will be more grateful still as the herald of that better day, near at hand, when freedom shall be installed everywhere under the national government; when the national flag, whereever it floats, on sea or land, within the national jurisdiction, will not cover a single slave; and when the Declaration of Independence, now reviled in the name of slavery, will once again be reverenced as the American Magna Charta of human rights.
Nor is this all. Such an act will be the first stage in those triumphs by which the Republic — lifted in character so as to become an example to mankind — will enter at last upon its noble “prerogative of teaching the nations how to live.”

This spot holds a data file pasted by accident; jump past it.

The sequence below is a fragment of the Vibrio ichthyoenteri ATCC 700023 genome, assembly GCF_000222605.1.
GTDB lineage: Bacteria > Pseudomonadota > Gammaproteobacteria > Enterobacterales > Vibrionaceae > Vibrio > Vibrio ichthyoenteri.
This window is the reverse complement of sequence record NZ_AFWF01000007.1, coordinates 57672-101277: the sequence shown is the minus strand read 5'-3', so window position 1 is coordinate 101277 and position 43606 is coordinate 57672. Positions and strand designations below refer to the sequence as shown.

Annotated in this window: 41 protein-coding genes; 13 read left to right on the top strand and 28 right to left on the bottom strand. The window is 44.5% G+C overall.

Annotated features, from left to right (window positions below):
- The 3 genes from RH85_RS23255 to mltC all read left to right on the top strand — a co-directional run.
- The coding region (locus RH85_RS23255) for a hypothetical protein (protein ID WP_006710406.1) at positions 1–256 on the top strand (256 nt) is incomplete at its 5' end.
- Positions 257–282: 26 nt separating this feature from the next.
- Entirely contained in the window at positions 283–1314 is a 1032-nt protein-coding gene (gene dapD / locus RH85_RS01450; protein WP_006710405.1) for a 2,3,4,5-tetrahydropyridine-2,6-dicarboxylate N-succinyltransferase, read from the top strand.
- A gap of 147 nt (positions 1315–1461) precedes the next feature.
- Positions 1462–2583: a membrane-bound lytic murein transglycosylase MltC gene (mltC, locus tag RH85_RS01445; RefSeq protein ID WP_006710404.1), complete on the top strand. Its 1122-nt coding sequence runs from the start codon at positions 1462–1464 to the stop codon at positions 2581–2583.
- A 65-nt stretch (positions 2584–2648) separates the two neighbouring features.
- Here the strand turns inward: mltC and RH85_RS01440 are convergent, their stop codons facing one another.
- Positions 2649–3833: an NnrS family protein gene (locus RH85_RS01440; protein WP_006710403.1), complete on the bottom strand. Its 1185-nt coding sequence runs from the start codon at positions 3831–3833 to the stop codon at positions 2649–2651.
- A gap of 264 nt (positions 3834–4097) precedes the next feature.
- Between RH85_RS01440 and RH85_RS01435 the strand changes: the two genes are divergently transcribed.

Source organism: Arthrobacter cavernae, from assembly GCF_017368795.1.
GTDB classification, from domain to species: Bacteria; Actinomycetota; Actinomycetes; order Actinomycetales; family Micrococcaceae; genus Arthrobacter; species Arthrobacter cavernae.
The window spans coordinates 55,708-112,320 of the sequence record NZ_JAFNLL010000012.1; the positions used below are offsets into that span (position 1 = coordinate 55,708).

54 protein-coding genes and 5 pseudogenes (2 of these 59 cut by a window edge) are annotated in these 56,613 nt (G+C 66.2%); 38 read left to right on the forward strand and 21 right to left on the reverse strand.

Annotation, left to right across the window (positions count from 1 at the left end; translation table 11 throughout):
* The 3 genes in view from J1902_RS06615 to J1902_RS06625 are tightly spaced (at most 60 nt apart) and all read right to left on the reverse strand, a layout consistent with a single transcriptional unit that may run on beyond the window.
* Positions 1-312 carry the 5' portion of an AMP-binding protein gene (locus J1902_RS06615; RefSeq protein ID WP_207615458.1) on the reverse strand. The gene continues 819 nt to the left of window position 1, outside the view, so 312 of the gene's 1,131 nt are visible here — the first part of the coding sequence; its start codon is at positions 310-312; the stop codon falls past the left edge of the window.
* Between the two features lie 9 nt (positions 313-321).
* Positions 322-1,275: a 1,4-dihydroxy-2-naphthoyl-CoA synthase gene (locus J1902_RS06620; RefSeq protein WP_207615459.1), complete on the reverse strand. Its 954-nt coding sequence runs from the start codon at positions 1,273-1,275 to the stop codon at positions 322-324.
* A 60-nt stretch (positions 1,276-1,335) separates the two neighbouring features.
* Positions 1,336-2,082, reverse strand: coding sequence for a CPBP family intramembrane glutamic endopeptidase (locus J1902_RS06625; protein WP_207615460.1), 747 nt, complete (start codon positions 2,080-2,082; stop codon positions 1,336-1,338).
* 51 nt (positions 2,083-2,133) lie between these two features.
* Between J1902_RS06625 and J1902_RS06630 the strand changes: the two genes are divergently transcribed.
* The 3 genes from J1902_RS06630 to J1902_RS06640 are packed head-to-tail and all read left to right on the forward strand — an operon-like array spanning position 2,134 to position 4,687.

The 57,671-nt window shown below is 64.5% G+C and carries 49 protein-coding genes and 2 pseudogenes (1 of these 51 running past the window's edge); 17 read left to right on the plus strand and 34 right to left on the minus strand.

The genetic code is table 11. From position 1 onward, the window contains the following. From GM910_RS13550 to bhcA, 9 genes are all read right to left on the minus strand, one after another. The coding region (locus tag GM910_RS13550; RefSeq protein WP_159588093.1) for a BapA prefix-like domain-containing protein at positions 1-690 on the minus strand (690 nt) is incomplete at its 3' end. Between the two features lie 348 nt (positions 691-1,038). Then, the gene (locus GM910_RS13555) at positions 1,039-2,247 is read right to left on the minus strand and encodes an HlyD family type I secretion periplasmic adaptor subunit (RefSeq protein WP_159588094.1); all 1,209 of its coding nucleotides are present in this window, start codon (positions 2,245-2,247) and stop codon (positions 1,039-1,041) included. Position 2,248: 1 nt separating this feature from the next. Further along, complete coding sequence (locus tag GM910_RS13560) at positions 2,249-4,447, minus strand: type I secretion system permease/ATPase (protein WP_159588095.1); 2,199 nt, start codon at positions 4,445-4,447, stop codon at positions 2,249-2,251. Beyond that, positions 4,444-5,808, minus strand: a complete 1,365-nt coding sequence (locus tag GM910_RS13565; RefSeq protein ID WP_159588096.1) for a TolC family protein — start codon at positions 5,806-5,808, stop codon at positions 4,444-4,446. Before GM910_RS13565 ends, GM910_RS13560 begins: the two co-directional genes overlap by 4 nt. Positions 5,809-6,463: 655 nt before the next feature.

This magnificent speech was unanswerable except by menace and vituperation.
It struck the heart of the barbarous system, and was in respect to argument a death-blow.
As soon as Mr. Sumner
resumed his seat, Mr. Chestnut
of South Carolina
rose, and in the bitter spirit of the doomed institution said,--
After ranging over Europe, crawling through the back doors to whine at the feet of British aristocracy, craving pity, and reaping a rich harvest of contempt, the slanderer of States and men re-appears in the Senate.
We had hoped to be relieved from the outpourings of such vulgar malice.
We had hoped that one who had felt, though ignominiously he failed to meet, the consequences of a former insolence, would have become wiser, if not better, by experience. . . .
It has been left for this day, for this country, for the abolitionists of Massachusetts, to deify the incarnation of malice,